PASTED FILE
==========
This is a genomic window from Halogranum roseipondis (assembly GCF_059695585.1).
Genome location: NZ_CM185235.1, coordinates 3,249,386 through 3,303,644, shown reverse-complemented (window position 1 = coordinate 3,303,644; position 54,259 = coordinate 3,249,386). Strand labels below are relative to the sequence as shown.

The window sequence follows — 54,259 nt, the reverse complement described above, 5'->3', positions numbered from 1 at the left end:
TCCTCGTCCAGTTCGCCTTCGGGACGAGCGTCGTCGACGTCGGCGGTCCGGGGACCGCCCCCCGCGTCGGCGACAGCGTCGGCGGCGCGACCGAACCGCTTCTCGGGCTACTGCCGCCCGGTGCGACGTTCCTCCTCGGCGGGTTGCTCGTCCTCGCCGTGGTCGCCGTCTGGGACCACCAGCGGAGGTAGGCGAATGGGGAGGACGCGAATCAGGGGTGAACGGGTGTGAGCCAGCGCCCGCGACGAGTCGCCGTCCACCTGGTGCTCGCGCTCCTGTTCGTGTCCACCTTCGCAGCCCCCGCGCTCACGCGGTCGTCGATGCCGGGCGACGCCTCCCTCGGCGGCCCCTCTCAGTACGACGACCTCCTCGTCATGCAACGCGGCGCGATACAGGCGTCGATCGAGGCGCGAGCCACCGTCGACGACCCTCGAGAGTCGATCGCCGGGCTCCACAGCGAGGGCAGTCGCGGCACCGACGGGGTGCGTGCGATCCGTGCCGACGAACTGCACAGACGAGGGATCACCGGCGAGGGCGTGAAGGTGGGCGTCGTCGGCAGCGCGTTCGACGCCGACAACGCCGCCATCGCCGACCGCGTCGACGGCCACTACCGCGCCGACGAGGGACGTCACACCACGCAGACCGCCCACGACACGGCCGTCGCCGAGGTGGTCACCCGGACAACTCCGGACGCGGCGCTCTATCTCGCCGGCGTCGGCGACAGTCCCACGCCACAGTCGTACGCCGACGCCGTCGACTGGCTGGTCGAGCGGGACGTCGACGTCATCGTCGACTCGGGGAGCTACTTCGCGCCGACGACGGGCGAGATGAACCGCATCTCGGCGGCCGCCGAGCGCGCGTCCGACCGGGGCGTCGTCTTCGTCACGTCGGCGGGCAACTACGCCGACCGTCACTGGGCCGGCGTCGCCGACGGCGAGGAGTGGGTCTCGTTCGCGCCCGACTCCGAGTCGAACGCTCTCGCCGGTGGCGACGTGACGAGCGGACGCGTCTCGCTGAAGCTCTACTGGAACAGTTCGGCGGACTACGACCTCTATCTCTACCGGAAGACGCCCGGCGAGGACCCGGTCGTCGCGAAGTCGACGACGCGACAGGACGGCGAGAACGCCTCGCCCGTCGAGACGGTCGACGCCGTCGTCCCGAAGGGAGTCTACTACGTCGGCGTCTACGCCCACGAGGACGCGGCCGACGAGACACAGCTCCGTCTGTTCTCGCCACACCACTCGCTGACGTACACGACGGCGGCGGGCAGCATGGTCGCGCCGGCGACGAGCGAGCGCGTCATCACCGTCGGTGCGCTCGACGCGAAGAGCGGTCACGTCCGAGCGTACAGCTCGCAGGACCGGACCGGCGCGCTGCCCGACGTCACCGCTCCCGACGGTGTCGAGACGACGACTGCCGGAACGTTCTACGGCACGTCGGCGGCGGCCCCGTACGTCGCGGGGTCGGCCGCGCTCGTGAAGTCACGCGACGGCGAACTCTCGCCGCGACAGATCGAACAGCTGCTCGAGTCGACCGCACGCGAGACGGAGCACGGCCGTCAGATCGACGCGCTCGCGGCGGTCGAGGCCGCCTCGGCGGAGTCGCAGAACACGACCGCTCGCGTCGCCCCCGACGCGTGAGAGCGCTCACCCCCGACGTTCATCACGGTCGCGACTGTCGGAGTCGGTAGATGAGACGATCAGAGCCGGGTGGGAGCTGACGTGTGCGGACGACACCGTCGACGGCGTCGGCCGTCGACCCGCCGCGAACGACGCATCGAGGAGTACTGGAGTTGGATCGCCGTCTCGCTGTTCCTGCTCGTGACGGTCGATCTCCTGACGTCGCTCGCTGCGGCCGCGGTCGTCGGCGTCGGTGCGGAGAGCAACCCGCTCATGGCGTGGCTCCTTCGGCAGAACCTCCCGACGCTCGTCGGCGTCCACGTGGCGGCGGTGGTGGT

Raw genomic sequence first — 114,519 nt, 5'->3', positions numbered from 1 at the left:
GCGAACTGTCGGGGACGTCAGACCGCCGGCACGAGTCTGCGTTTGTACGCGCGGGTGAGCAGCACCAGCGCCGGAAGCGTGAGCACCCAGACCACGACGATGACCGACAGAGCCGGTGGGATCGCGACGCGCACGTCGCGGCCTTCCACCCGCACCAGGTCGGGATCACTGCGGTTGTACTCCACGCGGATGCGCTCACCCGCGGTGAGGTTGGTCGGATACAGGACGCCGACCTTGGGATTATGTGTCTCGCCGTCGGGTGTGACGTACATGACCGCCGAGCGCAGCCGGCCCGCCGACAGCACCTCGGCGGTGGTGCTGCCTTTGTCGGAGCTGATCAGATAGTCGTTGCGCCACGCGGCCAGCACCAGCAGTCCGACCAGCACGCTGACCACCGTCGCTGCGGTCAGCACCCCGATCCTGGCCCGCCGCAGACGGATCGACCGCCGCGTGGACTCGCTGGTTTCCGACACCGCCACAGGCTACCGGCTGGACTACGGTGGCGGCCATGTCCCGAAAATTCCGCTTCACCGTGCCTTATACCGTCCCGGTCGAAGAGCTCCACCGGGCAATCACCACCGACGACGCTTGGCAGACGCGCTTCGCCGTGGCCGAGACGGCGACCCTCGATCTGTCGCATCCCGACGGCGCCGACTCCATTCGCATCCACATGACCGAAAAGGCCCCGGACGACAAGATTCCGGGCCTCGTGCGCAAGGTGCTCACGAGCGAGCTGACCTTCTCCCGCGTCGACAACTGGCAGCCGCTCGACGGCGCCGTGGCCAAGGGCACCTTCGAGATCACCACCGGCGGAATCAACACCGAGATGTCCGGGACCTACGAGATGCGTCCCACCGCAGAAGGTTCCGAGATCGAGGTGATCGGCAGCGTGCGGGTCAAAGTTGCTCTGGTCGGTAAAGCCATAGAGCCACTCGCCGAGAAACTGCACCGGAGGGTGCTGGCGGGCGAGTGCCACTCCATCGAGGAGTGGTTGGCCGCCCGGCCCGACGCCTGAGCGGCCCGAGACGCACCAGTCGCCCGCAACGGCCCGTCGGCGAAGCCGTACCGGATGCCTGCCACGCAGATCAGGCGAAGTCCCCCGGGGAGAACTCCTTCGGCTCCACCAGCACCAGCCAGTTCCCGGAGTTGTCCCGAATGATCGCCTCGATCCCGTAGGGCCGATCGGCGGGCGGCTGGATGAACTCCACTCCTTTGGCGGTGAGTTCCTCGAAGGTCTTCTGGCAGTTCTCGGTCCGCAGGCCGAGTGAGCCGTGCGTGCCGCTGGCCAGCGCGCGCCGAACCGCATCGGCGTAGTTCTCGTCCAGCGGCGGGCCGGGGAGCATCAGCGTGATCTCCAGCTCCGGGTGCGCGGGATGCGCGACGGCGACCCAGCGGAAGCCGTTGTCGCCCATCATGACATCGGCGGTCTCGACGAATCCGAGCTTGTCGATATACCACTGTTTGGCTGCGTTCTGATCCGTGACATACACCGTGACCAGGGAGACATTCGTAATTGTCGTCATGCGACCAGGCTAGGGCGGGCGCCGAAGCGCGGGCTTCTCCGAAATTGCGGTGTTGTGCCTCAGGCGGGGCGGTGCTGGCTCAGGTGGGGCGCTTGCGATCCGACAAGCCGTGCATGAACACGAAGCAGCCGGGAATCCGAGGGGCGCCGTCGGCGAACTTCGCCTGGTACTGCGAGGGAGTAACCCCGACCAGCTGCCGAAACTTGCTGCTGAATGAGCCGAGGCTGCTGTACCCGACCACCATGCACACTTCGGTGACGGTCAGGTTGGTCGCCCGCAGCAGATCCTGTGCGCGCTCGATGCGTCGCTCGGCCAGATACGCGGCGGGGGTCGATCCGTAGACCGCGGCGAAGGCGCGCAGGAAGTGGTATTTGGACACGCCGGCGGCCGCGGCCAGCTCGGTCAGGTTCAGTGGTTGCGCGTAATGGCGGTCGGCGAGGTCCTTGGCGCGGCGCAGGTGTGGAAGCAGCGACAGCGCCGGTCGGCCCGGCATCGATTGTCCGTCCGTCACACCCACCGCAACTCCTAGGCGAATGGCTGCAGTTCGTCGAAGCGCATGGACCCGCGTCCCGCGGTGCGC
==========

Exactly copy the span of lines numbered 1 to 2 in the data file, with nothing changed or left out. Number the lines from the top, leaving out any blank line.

This is a genomic window from Halogranum roseipondis (assembly GCF_059695585.1).
Genome location: NZ_CM185235.1, coordinates 3,249,386 through 3,303,644, shown reverse-complemented (window position 1 = coordinate 3,303,644; position 54,259 = coordinate 3,249,386). Strand labels below are relative to the sequence as shown.